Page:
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I was still feeling good hitting half way, my pace had slowed but that was all part of the plan. When I passed the 10km mark I looked at my watch and it was my 2nd fastest 10km I have done. I felt today would be a good day. I also had that cushion still to make sure if I did slow down over the last 3 miles I could still make my target. Between mile 4 and 9 my mile times varied from 6:56 and 6:59. The last 2 miles are the toughest with some hills but at this stage you know to give it all. No use saving up the energy now. There are certain parts of the course where the support really helps and the turn before you hit the straight to the village is one of those spaces. That small “hill” can catch you out but with everyone driving you on it makes it that bit easier.


For the last mile I upped the pace to whatever I could give. I knew I had the time I wanted, now to see how much I could beat it by. I felt good right up to the line and crossed over in 69:11. Broke the 70 minute mark and took just under 3 minutes off last years time. Once over the line I picked up my mug, that is what it is all about. And then picked up my Mars bar. These are the two things you do the race for and it is well deserved. The weather hadn’t improve that much so there was no hanging around. Grabbed my bag put on some warm clothes and headed back to the car.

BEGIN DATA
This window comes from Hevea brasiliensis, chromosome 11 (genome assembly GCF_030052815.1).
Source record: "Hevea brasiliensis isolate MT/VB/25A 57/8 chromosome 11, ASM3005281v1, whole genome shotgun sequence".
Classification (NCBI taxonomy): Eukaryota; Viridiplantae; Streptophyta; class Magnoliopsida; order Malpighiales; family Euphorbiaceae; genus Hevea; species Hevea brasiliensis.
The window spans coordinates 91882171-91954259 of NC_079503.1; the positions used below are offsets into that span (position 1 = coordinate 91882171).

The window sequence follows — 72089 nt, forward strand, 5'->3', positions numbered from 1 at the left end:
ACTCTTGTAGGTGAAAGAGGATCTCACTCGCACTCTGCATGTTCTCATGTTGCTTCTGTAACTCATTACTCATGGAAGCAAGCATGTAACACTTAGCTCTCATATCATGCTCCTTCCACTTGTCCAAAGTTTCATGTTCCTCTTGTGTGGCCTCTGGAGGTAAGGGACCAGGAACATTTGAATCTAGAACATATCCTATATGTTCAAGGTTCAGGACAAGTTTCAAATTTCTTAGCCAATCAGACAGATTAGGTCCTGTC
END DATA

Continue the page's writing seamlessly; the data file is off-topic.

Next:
I can look back on a successful day and now my focus goes back to Galway. Hopefully the weather will improve and I’ll get some good sessions on the bike and build up the swimming once more.




Surf City Half Marathon

February was always going to be a month where my training plan would go out the window. That is what happened but I won’t regret that either. 2 weeks of it was spent in California with Martha on holidays. It was an action packed holiday with some great stops along the way. The first stop was Huntington Beach where I was going to take on the Surf City Half Marathon. We arrived late to our hotel on the Friday before the race after a long day of travelling. It was my 1st experience of driving in LA and the journey from LAX to Huntington Beach was to take 50 minutes ended up closer to two and half hours. I guess that is Friday rush hour traffic for you. A trip to IHOP at 2am was needed before heading back to bed and to start our holiday proper.

Huntington Beach